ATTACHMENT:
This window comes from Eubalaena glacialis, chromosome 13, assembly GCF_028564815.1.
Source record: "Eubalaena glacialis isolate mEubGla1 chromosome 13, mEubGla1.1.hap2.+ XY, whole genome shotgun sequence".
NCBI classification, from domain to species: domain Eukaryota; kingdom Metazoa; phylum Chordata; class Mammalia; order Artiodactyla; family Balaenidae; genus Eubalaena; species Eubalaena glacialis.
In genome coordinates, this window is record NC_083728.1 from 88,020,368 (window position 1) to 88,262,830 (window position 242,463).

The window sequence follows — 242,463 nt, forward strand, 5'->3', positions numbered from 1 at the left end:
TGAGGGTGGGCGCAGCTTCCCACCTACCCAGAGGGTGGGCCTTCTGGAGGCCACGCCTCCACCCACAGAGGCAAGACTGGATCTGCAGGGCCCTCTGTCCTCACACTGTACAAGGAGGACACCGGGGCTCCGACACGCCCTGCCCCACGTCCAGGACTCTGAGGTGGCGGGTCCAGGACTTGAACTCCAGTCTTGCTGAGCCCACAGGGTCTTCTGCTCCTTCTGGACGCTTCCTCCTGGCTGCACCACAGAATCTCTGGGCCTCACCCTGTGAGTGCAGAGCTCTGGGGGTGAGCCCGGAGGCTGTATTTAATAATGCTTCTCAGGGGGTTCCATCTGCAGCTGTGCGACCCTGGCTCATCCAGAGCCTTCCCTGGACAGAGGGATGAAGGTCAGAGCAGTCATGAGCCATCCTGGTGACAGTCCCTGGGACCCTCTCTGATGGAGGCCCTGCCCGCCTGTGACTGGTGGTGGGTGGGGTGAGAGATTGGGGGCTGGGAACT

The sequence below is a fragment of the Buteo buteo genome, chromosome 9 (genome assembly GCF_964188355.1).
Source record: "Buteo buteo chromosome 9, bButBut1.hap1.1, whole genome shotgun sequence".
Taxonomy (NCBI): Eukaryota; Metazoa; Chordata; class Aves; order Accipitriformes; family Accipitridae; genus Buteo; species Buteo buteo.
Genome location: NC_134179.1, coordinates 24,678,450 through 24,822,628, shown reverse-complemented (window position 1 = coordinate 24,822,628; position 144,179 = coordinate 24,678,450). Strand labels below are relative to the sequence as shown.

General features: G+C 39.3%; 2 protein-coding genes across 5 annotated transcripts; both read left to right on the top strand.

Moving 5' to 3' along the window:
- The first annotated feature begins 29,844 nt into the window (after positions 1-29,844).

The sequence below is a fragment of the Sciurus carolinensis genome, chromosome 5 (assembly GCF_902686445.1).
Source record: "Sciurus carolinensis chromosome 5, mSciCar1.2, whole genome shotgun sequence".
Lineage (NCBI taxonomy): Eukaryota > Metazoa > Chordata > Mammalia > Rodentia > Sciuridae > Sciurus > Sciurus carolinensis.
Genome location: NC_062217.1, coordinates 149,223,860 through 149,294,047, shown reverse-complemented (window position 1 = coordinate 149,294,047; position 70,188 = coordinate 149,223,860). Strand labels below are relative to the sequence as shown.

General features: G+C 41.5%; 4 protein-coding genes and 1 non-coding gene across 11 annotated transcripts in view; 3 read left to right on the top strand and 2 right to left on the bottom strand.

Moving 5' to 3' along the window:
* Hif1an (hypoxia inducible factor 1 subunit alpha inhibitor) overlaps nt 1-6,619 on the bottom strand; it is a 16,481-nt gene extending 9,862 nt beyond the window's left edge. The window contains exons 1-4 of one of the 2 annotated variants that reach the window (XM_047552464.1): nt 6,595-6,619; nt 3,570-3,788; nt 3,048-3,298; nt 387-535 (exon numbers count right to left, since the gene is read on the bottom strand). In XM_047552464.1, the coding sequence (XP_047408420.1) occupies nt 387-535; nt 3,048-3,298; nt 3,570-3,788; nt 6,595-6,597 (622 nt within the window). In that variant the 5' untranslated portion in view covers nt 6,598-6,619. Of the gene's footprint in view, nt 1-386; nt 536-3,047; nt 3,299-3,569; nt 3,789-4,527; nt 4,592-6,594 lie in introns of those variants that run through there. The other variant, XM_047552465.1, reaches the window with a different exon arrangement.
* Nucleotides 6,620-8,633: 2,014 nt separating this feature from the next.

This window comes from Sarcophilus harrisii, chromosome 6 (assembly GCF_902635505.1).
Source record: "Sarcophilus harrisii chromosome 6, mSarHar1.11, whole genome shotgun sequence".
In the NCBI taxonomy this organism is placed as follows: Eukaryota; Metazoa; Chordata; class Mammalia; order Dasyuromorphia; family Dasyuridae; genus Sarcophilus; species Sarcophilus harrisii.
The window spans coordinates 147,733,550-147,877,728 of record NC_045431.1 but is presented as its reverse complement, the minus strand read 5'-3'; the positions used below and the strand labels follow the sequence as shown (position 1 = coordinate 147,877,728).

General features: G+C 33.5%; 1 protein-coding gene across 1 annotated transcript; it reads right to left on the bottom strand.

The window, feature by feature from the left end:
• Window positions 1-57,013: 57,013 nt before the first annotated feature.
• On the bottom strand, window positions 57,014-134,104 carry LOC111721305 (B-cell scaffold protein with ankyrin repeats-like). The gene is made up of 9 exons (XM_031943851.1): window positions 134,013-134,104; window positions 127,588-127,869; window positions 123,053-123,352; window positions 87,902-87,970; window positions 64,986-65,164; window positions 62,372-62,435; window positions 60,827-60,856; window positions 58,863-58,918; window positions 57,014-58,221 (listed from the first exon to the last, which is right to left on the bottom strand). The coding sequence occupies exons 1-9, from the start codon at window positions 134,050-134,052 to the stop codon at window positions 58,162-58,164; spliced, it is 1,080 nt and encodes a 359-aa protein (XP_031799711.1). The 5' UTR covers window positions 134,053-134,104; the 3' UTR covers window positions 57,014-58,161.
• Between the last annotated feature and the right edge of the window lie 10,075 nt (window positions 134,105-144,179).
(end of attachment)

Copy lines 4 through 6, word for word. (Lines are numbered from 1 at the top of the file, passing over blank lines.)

In genome coordinates, this window is record NC_083728.1 from 88,020,368 (window position 1) to 88,262,830 (window position 242,463).

The window sequence follows — 242,463 nt, forward strand, 5'->3', positions numbered from 1 at the left end:
TGAGGGTGGGCGCAGCTTCCCACCTACCCAGAGGGTGGGCCTTCTGGAGGCCACGCCTCCACCCACAGAGGCAAGACTGGATCTGCAGGGCCCTCTGTCCTCACACTGTACAAGGAGGACACCGGGGCTCCGACACGCCCTGCCCCACGTCCAGGACTCTGAGGTGGCGGGTCCAGGACTTGAACTCCAGTCTTGCTGAGCCCACAGGGTCTTCTGCTCCTTCTGGACGCTTCCTCCTGGCTGCACCACAGAATCTCTGGGCCTCACCCTGTGAGTGCAGAGCTCTGGGGGTGAGCCCGGAGGCTGTATTTAATAATGCTTCTCAGGGGGTTCCATCTGCAGCTGTGCGACCCTGGCTCATCCAGAGCCTTCCCTGGACAGAGGGATGAAGGTCAGAGCAGTCATGAGCCATCCTGGTGACAGTCCCTGGGACCCTCTCTGATGGAGGCCCTGCCCGCCTGTGACTGGTGGTGGGTGGGGTGAGAGATTGGGGGCTGGGAACT